The reasons behind crime

“More punishment does not necessarily lead to less crime,” a news report on the ETH life website declared. According to the report, scientists at ETH Zurich have built a new model to simulate social interactions. The agent-based model is more realistic than previous models because it includes not only criminals and law enforcers, but also honest citizens. The model explains why tougher punishments do not eliminate crimes. Therefore, the focus of combatting crime should be on the socio-economic context. The report is picked up and redistributed by other science news outlets, e.g., the Science Daily. The original version can be found at http://www.ethlife.ethz.ch/archive_articles/131010_kriminalitaet_fb/index_EN.

Before we tear up the Penal code on the account of scientific discovery, it is probably worthwhile to read the actual paper quoted by the news report. The paper, titled “Understanding Recurrent Crime as System-Immanent Collective Behavior,” is published by Matjaz Perc, Karsten Donnay, and Dirk Helbing, and can be found at http://www.plosone.org/article/info%3Adoi%2F10.1371%2Fjournal.pone.0076063.

The study discussed in the paper carried a much narrower focus than what the news report ostensibly suggested. The study was aimed to explain the empirical evidence that criminal activities often follow a cyclical pattern. The study was based on simulations of a spatial inspection game, which employed a number of variables that represented criminal gain, penalty, inspection cost, inspection reward, and probability of being caught. The simulation showed that different states existed, each of which was dominated by criminals, inspectors, or ordinary people, respectively. As a result, criminal activities are likely to be recurrent than evolving towards an equilibrium. The spatial interaction, i.e., the degree of people interacting with each other, is an important factor in the dynamics of these state transitions.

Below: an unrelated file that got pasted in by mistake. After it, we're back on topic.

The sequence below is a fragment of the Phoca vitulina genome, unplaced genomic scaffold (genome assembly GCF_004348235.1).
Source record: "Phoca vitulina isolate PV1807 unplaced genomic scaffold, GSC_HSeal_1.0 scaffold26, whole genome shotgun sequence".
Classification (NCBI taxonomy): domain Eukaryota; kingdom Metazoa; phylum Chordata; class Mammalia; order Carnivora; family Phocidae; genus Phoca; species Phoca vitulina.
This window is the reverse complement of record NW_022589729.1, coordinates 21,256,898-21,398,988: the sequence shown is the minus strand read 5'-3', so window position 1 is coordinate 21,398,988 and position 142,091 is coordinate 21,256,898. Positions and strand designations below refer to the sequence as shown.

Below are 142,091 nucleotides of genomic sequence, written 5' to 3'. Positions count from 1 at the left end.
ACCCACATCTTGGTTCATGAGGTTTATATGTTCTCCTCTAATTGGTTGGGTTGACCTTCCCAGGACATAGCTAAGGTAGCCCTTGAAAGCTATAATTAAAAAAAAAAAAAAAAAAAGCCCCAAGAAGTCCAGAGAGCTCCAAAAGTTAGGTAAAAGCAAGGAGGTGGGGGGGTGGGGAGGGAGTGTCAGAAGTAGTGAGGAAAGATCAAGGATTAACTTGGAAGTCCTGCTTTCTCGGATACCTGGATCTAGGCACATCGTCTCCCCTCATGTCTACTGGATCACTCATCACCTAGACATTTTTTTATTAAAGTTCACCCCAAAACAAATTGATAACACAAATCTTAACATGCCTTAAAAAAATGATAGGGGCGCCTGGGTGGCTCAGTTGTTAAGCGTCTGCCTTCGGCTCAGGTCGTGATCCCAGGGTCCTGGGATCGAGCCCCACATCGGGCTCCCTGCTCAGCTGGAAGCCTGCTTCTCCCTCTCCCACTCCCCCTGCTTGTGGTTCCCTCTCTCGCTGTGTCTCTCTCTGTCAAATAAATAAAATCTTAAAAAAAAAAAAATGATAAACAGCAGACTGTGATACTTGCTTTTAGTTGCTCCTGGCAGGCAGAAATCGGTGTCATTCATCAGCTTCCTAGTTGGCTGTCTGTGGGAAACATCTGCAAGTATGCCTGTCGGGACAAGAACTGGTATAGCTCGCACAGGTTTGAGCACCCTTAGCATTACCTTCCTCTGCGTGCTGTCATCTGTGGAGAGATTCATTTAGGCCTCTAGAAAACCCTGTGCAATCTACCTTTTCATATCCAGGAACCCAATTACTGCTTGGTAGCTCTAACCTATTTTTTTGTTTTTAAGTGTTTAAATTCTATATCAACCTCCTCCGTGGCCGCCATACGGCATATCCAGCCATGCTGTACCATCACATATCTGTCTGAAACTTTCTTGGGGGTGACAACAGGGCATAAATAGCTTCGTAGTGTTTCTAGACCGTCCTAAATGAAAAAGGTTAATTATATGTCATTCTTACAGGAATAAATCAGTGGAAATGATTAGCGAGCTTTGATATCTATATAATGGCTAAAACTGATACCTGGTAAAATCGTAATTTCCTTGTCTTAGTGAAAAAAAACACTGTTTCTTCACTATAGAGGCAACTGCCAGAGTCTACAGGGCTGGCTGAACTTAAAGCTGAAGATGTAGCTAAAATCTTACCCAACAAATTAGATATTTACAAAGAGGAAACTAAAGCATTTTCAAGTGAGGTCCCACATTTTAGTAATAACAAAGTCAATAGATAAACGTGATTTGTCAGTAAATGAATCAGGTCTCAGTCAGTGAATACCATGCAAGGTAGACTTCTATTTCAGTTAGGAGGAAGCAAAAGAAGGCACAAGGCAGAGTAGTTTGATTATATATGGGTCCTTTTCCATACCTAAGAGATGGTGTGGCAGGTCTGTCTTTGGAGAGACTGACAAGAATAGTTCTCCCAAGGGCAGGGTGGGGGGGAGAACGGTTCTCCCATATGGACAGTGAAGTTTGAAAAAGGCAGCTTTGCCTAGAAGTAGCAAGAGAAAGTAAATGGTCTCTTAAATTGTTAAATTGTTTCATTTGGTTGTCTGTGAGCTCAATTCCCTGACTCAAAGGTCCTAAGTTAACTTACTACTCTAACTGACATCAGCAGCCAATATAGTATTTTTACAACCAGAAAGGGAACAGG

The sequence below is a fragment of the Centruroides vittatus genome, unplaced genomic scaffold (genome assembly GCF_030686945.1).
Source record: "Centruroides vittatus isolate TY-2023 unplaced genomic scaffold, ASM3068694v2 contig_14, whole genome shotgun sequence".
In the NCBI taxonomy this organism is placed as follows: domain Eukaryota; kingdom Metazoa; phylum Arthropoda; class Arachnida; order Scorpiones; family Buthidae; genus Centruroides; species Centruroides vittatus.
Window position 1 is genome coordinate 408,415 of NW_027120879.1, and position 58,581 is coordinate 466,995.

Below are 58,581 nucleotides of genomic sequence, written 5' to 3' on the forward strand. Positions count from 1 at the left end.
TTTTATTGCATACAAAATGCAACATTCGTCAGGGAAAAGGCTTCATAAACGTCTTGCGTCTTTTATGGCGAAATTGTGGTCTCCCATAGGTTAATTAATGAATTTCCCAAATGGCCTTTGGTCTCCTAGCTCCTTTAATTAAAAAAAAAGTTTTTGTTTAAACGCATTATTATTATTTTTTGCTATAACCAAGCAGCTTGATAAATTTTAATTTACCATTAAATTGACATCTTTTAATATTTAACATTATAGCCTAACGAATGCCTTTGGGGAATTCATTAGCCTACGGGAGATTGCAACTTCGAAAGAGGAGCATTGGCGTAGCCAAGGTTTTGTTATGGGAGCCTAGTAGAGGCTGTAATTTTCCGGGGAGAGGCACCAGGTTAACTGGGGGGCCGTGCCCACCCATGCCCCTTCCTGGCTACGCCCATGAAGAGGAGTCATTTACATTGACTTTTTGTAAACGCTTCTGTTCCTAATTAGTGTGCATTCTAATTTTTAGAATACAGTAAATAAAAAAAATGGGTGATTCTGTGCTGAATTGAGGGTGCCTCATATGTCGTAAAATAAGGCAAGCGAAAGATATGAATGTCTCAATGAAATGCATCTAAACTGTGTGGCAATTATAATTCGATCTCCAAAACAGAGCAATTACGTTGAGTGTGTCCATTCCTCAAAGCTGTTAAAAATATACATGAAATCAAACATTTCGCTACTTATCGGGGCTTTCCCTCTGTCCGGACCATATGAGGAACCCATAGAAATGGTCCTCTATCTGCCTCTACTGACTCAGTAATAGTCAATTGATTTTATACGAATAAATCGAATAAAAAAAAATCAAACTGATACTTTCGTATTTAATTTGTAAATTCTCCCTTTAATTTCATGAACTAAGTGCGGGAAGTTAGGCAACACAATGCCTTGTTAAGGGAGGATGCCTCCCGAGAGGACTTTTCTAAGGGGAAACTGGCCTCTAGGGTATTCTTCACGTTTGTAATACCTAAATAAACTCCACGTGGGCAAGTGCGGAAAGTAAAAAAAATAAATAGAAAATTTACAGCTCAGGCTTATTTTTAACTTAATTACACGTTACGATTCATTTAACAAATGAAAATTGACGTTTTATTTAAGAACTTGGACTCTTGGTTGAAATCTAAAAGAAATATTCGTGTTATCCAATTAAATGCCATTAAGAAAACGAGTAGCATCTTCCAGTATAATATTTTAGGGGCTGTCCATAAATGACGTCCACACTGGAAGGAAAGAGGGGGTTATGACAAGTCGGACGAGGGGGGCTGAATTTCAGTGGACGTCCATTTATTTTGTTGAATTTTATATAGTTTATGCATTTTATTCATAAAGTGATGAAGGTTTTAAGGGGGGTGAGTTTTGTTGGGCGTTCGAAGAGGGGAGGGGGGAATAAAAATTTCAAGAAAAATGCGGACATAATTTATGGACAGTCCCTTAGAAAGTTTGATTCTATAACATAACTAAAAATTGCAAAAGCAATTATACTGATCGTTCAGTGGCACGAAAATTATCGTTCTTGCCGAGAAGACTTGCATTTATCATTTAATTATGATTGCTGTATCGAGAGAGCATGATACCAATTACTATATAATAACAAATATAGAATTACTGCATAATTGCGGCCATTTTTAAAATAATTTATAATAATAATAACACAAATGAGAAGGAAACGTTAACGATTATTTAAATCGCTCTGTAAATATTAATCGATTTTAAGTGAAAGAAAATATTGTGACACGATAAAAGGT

Unlike what the report suggested, the study did not pronounce the death of criminal punishment system. Although the simulation did show that at transitional points, increasing penalty does not eliminate crimes, this does not mean that penalty has no effects on the criminal activity in general. On the contrary, the study showed that if the penalty is too low, then the temptation for crime will be too high, which leads to a complete breakdown of social order. The inspection cost has a similar effect.

The model used in the study may continue to provide insights on how society works, and whether certain criminal prevention strategy may work better than others. But the study also showed that one has to be careful to draw quick conclusions because the human society is extremely complicated.

So keep your penal code. It probably wouldn’t disappear from the bar exam any time soon.

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One thought on “The reasons behind crime

  1. I think it’s great that you took a look at the underlying study. In my experience, news stories can often be very misleading about the actual conclusions reached by scientists in any given study. The results you mentioned seem to track basic deterrence theory, though. There have been several studies that suggest deterrence is affected by swiftness and certainty of punishment, as well as the severity of the punishment (although to a lesser extent). Even beyond deterrence theory, though, there are other theories of punishment–such as retribution and rehabilitation–that may be relevant in determining the proper length of punishment to be imposed.

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